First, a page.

You lie to people but they never find out about it. What is the likelihood that you would feel terrible about the lies you told?

Another researcher, Taya Cohen from Carnegie Mellon University, has looked more directly at the correlation between guilt proneness and ethical action.

She and her colleagues assessed participants – again in the US – on their levels of guilt proneness and then set them tasks to measure how ethical their behaviour was.

In one hypothetical task, respondents were asked whether they would exploit a legal loophole to do business in a country where it was illegal to do so because of human rights violations. Forty-one per cent of participants with low guilt proneness said they would probably or definitely exploit the loophole, whereas only 25% of people with high guilt proneness gave this answer.

In her paper, which concludes that people with high guilt proneness are less likely to act in unethical ways, Cohen suggests that the findings are relevant to the selection of partners not only for the boardroom but also for the bedroom. She writes that “it may be wise for seekers of ethical friends and lovers to be mindful of guilt proneness when selecting new companions”.

And yet guilt proneness is not often highlighted on dating sites and unlike GSOH (good sense of humour), VGP (very guilt prone) has yet to become a popular phrase in lonely-hearts columns.

At present someone who describes himself or herself as guilt prone might be taken for a neurotic.

For Cohen, that’s not quite right. “Being guilt prone does not mean that a person is perpetually feeling guilty for things that they haven’t done,” she says.

She has collected some preliminary evidence that suggests that people with higher guilt proneness actually feel guilty less often than people with lower guilt proneness. A possible reason for this is that since they are behaving more ethically they simply have less to feel guilty about.

Both Cohen and Schaumberg also make a clear distinction between guilt and shame – a trait linked to low self-esteem.

Whereas guilt is a negative evaluation of a particular action, shame is defined by these researchers as a negative judgement on the whole self. Let’s say that you feel bad about running over a small animal late at night, while you were feeling tired at the wheel. A guilty reaction would be to blame yourself for your inattentive driving. A shameful reaction would be to see yourself as a stupid, careless person.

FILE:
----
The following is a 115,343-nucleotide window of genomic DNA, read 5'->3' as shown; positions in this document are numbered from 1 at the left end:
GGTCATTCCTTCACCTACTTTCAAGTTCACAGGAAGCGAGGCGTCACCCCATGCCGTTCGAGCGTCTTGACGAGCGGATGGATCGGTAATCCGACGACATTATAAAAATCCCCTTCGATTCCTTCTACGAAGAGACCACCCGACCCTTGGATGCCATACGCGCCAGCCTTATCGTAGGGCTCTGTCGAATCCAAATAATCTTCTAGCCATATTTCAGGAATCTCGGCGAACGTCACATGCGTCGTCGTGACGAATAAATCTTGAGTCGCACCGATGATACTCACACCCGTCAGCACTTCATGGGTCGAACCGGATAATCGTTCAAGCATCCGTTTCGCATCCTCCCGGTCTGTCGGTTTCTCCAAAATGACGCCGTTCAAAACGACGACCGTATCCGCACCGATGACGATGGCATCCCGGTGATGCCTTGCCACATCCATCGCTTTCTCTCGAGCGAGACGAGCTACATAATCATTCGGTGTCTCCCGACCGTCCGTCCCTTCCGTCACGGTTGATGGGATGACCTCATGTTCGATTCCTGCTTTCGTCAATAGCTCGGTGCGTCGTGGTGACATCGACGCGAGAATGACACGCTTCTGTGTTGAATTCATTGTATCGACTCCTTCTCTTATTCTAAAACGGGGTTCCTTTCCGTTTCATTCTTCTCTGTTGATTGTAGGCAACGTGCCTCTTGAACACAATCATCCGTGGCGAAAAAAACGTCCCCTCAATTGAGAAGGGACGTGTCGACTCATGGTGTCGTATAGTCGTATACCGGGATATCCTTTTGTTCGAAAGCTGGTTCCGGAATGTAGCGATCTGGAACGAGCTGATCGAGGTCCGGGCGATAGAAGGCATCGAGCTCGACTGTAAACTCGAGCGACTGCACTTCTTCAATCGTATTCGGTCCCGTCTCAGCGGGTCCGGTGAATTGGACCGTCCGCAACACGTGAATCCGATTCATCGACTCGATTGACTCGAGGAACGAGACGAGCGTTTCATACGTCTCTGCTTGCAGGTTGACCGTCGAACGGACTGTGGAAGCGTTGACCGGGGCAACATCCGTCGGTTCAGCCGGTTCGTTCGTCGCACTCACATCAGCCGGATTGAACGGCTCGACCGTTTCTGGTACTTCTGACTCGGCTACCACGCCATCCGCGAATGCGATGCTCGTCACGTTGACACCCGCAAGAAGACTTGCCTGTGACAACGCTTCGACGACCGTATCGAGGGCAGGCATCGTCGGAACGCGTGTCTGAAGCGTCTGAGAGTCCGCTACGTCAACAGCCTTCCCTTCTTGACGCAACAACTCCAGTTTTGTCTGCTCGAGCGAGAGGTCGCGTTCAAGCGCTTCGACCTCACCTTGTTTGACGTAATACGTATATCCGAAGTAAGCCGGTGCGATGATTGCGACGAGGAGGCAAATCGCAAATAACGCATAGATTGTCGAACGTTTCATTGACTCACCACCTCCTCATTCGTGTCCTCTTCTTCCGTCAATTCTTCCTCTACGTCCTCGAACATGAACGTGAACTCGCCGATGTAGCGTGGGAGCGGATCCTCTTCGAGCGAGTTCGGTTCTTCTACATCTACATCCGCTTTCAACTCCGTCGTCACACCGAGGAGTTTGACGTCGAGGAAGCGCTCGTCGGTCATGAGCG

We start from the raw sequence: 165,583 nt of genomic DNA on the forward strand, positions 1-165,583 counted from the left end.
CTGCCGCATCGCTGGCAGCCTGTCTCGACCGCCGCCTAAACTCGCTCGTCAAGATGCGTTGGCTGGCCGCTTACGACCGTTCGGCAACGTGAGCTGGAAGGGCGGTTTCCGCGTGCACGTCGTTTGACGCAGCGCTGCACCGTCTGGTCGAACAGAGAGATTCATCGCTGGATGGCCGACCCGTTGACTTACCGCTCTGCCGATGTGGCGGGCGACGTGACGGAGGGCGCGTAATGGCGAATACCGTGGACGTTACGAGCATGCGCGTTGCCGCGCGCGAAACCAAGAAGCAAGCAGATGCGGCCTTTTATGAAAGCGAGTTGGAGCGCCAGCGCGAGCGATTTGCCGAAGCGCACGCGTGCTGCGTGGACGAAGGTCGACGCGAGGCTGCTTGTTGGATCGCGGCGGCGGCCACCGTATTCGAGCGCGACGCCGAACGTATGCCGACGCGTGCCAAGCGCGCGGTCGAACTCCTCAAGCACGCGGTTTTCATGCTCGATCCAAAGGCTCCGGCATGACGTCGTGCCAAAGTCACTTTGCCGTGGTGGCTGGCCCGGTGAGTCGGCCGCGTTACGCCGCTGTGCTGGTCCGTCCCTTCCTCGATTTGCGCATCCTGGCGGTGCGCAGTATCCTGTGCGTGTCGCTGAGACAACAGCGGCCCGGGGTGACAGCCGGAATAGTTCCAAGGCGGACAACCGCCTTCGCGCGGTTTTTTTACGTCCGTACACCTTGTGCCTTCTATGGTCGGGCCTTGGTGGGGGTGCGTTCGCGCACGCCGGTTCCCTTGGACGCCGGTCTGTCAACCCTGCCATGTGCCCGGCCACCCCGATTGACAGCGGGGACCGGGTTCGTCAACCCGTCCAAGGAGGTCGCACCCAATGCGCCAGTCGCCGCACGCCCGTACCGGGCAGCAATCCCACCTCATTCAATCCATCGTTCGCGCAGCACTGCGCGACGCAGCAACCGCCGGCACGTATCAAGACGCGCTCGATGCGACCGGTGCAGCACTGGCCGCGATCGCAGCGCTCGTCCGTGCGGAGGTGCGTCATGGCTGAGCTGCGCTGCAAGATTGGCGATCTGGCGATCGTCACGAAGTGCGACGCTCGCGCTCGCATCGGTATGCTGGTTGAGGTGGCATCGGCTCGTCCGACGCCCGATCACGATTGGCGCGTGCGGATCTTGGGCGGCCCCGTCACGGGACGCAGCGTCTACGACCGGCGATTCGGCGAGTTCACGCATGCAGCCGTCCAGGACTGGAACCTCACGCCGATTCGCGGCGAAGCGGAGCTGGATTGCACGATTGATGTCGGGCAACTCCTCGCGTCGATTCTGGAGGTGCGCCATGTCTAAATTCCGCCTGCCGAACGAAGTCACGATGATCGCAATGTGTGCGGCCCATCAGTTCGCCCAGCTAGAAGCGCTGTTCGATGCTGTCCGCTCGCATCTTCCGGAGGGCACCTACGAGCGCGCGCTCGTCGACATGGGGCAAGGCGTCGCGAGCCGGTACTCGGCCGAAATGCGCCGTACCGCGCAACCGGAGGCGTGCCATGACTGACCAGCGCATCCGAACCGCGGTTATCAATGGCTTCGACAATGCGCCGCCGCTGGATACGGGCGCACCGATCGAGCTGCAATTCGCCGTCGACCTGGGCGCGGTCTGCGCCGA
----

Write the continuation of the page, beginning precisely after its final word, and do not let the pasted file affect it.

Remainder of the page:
Because shame is such a painful emotion, it is thought that people who suffer from it are more likely to externalise their behaviour by blaming others or the environment. Shame-prone drivers might blame their car, or whatever had kept them up so late, or even the small animal for running under their wheels.

“Shame proneness is associated with a desire to hide or withdraw from the situation following a transgression,” says Cohen. “Guilt proneness, on the other hand, is associated more strongly with a desire to repair one’s transgression.”

The animal itself will probably be beyond repair, but guilt prone drivers might just be a little more careful in the future.

If guilt proneness is so positive, should we be encouraging it? Should aspiring leaders attend lectures on their MBA courses on how to feel worse about their actions?

“I don’t think management courses should start trying to induce guilt in others,” says Schaumberg. “But rather to teach them that guilt is an ‘all right’ emotion, as opposed to saying it’s bad to experience negative emotions.”

So if you tend to feel guilty about every little transgression, relax. Feeling guilty, it seems, is nothing to feel ashamed about.

Adapted with permission from Introducing the GASP scale: A new measure of guilt and shame proneness. Journal of Personality and Social Psychology,Taya Cohen et al. Copyright: American Psychological Association